In addition to human activity, air quality is affected by natural factors such as dust storms. According to the report, about 70 percent of Uzbekistan’s territory is in an arid climate with widespread desert soils and sands subject to frequent dust storms and dry winds. At the same time, human activity – primarily overgrazing – can negatively affect the condition of soils and lead to further desertification.

Состояние экологии в Узбекистане: сокращение объемов ледников усугубляет дефицит водных ресурсов

The authors of the study note that too intensive livestock farming leads not only to the degradation of soils and pastures, but also to the deterioration of forests, the disappearance of rare plants and the reduction of habitats for wild animals.

At the same time, according to the report, aquatic ecosystems experience the strongest impact of human activity. Thus, at present, tugai forests occupy only 10 percent of the original area of ​​this vegetation in the Amu Darya delta.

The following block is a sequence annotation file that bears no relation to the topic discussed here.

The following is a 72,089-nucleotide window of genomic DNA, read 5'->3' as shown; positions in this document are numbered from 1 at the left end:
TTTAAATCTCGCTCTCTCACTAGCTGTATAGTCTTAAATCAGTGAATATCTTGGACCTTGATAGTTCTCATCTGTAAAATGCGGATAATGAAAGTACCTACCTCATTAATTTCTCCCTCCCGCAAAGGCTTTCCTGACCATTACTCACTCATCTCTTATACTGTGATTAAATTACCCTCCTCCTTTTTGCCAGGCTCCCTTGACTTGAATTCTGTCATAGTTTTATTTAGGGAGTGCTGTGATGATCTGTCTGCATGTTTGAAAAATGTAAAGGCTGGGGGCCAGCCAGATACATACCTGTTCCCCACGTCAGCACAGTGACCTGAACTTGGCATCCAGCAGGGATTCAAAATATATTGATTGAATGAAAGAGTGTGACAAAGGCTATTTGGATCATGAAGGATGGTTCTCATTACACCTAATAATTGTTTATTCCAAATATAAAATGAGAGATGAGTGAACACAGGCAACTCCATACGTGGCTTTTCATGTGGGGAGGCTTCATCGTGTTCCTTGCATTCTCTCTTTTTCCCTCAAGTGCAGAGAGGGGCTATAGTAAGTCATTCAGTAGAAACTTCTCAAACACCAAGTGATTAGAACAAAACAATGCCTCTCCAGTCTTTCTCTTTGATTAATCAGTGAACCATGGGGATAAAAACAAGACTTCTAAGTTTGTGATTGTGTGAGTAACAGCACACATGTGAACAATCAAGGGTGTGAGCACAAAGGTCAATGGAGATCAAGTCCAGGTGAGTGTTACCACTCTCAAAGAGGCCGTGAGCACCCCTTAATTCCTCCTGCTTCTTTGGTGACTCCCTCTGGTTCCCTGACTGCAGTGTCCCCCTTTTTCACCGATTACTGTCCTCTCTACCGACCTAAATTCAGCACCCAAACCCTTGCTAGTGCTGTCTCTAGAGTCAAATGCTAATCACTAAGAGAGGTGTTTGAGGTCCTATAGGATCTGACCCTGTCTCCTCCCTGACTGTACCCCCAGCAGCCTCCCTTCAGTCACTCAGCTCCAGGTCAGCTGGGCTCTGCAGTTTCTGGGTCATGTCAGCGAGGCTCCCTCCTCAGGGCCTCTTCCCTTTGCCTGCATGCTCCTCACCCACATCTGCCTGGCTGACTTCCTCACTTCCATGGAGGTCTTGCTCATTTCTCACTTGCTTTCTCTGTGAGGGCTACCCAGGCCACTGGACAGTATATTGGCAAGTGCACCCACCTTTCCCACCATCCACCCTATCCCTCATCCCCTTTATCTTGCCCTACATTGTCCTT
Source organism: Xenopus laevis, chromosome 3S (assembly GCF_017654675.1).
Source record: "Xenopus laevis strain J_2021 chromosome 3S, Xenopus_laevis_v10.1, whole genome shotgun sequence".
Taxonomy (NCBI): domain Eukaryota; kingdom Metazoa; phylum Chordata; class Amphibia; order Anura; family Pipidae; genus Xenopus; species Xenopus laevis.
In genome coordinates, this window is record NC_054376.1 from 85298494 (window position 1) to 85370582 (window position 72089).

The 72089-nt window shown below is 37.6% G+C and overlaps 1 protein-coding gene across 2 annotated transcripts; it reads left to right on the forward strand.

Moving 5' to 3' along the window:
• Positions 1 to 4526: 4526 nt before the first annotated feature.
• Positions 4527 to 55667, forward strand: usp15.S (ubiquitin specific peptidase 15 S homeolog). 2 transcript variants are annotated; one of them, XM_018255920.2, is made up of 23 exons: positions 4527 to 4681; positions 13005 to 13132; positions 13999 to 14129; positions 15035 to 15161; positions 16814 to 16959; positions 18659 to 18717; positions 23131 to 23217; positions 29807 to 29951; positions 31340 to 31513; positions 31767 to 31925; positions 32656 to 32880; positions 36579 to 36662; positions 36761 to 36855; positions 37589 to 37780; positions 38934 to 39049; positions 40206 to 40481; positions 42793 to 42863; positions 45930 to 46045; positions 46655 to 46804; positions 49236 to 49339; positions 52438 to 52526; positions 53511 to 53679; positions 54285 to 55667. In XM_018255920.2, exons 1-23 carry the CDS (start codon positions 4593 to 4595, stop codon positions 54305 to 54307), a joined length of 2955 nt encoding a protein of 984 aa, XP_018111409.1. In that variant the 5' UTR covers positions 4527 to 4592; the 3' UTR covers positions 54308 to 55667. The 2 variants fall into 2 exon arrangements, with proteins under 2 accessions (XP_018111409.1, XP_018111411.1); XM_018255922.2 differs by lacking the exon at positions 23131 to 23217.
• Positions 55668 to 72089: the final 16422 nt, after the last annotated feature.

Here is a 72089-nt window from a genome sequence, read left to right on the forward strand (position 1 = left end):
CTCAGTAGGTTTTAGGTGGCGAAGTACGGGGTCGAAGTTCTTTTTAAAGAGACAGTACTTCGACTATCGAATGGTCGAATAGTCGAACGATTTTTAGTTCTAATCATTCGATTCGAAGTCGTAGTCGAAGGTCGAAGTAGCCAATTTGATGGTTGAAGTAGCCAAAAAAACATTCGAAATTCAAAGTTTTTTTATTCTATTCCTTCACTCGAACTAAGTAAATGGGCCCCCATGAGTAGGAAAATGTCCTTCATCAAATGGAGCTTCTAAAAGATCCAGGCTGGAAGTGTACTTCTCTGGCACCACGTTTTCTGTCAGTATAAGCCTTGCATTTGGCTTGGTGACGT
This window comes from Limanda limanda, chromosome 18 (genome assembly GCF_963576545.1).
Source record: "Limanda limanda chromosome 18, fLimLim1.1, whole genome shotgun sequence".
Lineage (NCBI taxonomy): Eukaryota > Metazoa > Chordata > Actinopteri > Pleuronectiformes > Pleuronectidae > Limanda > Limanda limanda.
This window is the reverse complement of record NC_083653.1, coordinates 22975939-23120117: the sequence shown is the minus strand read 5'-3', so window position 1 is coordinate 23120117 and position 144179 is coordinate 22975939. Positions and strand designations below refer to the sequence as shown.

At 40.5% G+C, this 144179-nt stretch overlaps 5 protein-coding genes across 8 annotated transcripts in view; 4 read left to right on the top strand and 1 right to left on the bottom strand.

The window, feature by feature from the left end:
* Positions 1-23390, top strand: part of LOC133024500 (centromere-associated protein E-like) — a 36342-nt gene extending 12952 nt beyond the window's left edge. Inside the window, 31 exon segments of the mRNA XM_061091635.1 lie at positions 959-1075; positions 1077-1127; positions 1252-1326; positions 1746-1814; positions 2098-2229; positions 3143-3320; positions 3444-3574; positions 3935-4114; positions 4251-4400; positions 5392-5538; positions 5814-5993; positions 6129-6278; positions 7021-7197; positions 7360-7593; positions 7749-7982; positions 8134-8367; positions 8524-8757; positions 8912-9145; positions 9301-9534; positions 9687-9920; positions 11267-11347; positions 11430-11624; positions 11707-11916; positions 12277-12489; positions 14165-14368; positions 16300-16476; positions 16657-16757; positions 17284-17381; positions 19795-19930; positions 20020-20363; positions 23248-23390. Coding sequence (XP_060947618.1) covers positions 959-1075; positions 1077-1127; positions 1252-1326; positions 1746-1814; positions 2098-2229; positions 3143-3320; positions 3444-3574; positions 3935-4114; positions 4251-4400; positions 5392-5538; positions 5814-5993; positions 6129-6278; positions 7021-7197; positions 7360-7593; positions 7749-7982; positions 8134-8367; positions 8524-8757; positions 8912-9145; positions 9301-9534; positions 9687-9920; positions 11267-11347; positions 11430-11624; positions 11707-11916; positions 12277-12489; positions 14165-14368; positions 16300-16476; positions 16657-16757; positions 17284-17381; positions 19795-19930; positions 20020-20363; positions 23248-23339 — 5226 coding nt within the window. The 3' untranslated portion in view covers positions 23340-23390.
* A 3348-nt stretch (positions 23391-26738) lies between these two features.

Participation of local communities

According to the UNECE representative, Uzbekistan is currently in the process of acceding to the Aarhus Convention on Access to Information, Public Participation in Decision-Making and Access to Justice in Environmental Matters. The publication of data means that Uzbekistan is already fulfilling the requirements of the convention, the Regional Adviser noted.

The expert emphasized that broad participation of the population is important in solving environmental problems, therefore, to prepare reports or conduct events Representatives of civil society or local communities are invited. According to her, representatives of non-governmental organizations of Uzbekistan positively assessed the publication of environmental data in a format accessible to the general public, and also reported that they were interested in joint efforts and participation in further events.

In addition, Radnaaragchaa noted that, following the example of Uzbekistan, the government of Turkmenistan sent a request to the UNECE for assistance in preparing a similar study on the state of the environment.